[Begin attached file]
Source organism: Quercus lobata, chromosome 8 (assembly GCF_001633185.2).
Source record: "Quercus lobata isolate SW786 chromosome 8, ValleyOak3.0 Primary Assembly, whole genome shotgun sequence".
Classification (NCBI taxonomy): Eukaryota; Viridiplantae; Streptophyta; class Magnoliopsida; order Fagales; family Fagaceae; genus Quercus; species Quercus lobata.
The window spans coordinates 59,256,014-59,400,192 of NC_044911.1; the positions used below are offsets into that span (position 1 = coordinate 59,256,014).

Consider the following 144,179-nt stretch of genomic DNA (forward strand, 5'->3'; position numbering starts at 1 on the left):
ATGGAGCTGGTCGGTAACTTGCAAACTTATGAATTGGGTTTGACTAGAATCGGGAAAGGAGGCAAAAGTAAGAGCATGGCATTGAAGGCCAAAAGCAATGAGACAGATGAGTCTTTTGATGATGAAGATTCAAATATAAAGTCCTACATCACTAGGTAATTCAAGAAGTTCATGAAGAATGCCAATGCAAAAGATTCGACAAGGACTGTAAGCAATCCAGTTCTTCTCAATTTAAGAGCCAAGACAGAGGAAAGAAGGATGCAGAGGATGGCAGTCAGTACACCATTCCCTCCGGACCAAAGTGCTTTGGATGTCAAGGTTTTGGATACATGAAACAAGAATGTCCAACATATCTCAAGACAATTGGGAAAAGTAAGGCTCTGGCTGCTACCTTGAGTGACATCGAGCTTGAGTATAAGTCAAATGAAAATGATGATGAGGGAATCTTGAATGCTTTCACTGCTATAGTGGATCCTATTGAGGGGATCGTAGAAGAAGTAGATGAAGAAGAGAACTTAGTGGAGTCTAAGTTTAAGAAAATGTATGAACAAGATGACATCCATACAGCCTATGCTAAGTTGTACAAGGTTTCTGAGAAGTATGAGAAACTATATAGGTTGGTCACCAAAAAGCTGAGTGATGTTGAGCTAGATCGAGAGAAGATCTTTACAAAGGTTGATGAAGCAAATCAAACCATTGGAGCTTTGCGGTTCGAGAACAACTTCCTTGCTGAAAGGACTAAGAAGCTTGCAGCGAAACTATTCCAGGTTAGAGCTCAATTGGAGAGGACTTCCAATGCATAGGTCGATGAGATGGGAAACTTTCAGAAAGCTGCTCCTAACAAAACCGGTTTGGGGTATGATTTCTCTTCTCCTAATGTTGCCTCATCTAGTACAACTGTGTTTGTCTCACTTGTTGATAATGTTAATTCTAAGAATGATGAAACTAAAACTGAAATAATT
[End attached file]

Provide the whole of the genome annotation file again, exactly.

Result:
Source organism: Quercus lobata, chromosome 8 (assembly GCF_001633185.2).
Source record: "Quercus lobata isolate SW786 chromosome 8, ValleyOak3.0 Primary Assembly, whole genome shotgun sequence".
Classification (NCBI taxonomy): Eukaryota; Viridiplantae; Streptophyta; class Magnoliopsida; order Fagales; family Fagaceae; genus Quercus; species Quercus lobata.
The window spans coordinates 59,256,014-59,400,192 of NC_044911.1; the positions used below are offsets into that span (position 1 = coordinate 59,256,014).

Consider the following 144,179-nt stretch of genomic DNA (forward strand, 5'->3'; position numbering starts at 1 on the left):
ATGGAGCTGGTCGGTAACTTGCAAACTTATGAATTGGGTTTGACTAGAATCGGGAAAGGAGGCAAAAGTAAGAGCATGGCATTGAAGGCCAAAAGCAATGAGACAGATGAGTCTTTTGATGATGAAGATTCAAATATAAAGTCCTACATCACTAGGTAATTCAAGAAGTTCATGAAGAATGCCAATGCAAAAGATTCGACAAGGACTGTAAGCAATCCAGTTCTTCTCAATTTAAGAGCCAAGACAGAGGAAAGAAGGATGCAGAGGATGGCAGTCAGTACACCATTCCCTCCGGACCAAAGTGCTTTGGATGTCAAGGTTTTGGATACATGAAACAAGAATGTCCAACATATCTCAAGACAATTGGGAAAAGTAAGGCTCTGGCTGCTACCTTGAGTGACATCGAGCTTGAGTATAAGTCAAATGAAAATGATGATGAGGGAATCTTGAATGCTTTCACTGCTATAGTGGATCCTATTGAGGGGATCGTAGAAGAAGTAGATGAAGAAGAGAACTTAGTGGAGTCTAAGTTTAAGAAAATGTATGAACAAGATGACATCCATACAGCCTATGCTAAGTTGTACAAGGTTTCTGAGAAGTATGAGAAACTATATAGGTTGGTCACCAAAAAGCTGAGTGATGTTGAGCTAGATCGAGAGAAGATCTTTACAAAGGTTGATGAAGCAAATCAAACCATTGGAGCTTTGCGGTTCGAGAACAACTTCCTTGCTGAAAGGACTAAGAAGCTTGCAGCGAAACTATTCCAGGTTAGAGCTCAATTGGAGAGGACTTCCAATGCATAGGTCGATGAGATGGGAAACTTTCAGAAAGCTGCTCCTAACAAAACCGGTTTGGGGTATGATTTCTCTTCTCCTAATGTTGCCTCATCTAGTACAACTGTGTTTGTCTCACTTGTTGATAATGTTAATTCTAAGAATGATGAAACTAAAACTGAAATAATT